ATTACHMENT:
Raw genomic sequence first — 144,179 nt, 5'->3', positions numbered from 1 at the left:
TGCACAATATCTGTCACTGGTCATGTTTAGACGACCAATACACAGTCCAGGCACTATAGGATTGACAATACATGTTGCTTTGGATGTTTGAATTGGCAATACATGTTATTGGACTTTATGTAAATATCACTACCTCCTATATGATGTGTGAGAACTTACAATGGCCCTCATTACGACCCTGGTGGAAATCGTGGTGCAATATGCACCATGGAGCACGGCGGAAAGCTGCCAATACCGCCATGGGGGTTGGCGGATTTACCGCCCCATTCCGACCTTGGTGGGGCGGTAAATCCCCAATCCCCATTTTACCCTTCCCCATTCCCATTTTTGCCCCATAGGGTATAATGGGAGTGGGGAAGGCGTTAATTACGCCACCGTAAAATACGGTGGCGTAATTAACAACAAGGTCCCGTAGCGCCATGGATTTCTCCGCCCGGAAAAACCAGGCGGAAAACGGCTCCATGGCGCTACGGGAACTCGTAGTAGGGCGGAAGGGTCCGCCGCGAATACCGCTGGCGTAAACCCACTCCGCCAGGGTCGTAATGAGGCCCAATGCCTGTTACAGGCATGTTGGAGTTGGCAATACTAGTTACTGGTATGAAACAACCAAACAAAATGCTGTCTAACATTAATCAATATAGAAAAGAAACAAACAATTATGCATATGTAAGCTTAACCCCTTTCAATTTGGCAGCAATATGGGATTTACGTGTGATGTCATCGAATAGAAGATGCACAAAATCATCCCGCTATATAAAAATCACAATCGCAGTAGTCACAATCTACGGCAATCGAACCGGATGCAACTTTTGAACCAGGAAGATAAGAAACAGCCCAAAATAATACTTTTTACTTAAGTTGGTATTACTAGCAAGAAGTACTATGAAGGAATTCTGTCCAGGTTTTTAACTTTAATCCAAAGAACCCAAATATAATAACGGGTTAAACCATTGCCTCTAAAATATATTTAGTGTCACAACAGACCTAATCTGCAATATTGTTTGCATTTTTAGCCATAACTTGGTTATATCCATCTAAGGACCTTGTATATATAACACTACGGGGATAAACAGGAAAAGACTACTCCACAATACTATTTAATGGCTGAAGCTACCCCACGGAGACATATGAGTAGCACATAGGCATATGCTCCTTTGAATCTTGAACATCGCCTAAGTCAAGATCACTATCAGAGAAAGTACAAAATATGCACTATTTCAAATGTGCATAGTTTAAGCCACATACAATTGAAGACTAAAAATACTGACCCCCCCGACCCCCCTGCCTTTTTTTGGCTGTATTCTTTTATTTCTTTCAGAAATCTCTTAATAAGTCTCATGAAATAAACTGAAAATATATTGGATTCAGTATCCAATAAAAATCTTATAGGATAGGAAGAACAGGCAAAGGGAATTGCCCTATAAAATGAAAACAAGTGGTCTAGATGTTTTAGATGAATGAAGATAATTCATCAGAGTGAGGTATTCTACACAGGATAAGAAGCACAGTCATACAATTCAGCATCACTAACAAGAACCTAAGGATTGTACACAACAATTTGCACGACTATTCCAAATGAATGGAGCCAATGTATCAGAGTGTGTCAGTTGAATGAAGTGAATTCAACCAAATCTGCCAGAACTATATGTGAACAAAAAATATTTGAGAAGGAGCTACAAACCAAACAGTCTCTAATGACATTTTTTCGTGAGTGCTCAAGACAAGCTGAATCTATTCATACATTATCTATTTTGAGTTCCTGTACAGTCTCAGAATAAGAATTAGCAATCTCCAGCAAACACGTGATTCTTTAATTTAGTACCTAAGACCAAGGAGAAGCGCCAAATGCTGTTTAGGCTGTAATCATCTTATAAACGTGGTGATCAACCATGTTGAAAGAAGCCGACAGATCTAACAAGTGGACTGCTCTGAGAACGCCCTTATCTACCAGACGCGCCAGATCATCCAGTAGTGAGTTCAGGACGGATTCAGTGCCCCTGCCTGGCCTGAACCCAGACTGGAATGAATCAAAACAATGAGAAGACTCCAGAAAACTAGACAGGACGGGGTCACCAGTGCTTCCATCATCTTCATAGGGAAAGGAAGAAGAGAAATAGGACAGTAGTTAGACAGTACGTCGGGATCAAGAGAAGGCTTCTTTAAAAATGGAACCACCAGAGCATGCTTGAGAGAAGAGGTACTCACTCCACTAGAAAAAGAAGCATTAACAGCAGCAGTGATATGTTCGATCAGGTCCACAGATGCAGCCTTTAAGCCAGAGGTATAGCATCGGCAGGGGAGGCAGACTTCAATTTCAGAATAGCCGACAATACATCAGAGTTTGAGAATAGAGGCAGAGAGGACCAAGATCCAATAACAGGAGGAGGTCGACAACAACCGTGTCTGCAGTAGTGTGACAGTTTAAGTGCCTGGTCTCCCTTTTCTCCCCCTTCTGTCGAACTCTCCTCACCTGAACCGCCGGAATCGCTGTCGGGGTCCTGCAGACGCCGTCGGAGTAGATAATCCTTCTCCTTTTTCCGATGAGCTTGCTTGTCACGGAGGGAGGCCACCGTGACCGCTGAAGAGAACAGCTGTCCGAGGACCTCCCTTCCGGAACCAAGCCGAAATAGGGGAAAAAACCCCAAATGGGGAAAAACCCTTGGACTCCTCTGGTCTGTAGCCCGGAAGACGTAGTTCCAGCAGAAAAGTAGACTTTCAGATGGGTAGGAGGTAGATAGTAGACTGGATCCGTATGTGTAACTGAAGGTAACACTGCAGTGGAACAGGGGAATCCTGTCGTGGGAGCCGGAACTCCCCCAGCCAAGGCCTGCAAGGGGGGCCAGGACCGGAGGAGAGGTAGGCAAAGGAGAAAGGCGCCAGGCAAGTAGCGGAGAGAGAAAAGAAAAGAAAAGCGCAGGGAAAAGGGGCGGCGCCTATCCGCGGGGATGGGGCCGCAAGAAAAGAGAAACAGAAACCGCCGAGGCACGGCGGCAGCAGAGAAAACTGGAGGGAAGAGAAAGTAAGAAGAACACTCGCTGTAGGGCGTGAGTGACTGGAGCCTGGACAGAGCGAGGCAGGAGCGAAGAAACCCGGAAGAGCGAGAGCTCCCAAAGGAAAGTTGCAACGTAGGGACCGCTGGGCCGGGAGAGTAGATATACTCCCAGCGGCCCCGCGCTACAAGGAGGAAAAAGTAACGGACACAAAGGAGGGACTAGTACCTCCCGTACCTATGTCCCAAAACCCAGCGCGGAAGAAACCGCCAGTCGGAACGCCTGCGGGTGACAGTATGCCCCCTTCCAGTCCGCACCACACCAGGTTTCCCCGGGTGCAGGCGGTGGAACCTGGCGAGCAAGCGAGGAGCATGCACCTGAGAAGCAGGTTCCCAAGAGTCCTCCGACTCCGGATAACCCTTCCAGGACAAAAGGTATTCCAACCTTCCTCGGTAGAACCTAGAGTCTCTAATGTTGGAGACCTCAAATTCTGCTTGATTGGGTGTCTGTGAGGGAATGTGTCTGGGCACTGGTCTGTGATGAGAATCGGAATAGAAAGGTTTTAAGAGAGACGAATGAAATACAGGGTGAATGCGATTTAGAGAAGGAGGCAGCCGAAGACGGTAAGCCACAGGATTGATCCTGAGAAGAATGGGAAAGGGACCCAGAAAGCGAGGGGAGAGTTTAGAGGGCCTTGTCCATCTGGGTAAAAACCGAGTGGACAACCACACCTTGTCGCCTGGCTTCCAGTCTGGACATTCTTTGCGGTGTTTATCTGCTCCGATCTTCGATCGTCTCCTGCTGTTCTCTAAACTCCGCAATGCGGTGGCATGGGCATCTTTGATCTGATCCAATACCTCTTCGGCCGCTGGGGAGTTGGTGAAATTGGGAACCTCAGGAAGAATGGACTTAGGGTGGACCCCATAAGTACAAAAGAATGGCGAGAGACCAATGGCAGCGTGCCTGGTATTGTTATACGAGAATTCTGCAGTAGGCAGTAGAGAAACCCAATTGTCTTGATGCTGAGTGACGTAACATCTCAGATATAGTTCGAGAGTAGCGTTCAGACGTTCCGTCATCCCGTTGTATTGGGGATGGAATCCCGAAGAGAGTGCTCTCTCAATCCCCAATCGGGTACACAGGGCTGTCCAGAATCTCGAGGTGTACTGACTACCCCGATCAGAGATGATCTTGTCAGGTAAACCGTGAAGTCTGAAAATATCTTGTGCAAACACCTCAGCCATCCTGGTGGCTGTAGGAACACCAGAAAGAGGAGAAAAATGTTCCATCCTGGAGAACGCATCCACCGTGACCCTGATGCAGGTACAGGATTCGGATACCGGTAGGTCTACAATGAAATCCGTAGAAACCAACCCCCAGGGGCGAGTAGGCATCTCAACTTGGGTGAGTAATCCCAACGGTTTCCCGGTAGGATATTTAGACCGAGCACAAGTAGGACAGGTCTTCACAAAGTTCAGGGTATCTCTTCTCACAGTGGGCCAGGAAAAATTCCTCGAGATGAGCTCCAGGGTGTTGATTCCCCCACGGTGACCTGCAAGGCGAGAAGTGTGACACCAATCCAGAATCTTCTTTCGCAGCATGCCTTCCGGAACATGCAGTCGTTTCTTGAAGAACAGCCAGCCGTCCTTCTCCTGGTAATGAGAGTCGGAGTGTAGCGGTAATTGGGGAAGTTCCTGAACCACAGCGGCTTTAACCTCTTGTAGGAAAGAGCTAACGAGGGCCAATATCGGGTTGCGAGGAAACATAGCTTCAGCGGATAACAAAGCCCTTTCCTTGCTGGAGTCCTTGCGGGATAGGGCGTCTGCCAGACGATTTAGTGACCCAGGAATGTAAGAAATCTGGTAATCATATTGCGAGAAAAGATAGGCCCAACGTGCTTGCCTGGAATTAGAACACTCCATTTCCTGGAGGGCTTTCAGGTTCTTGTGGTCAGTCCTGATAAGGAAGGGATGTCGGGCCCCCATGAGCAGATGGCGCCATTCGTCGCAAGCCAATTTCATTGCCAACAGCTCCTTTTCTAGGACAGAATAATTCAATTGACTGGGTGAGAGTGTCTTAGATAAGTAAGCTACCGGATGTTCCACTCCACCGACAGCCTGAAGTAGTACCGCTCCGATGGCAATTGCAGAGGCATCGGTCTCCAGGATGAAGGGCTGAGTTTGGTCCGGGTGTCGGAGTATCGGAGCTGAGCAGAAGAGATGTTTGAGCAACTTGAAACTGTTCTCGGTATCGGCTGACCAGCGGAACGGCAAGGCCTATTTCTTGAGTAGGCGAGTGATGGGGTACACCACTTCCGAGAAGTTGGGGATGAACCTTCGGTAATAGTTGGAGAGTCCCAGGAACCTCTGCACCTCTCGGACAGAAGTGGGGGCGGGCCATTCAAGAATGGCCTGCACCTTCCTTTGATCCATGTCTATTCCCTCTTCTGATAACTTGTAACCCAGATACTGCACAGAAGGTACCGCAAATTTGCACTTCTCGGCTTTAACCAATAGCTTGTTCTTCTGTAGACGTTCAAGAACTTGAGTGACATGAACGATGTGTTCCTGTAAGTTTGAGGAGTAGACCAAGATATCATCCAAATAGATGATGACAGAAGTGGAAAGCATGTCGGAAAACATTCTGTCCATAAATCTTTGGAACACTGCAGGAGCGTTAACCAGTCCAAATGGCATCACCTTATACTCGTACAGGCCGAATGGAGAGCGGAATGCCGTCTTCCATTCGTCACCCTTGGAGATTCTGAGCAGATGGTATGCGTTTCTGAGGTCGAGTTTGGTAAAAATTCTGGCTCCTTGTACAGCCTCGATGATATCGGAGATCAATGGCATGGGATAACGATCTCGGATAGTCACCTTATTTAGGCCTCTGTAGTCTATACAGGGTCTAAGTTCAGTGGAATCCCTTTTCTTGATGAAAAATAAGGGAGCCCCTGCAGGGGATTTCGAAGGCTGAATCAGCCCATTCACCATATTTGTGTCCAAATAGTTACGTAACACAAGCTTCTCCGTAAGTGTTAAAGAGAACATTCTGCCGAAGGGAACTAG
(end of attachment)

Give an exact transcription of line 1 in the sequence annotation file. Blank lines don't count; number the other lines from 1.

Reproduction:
Raw genomic sequence first — 144,179 nt, 5'->3', positions numbered from 1 at the left: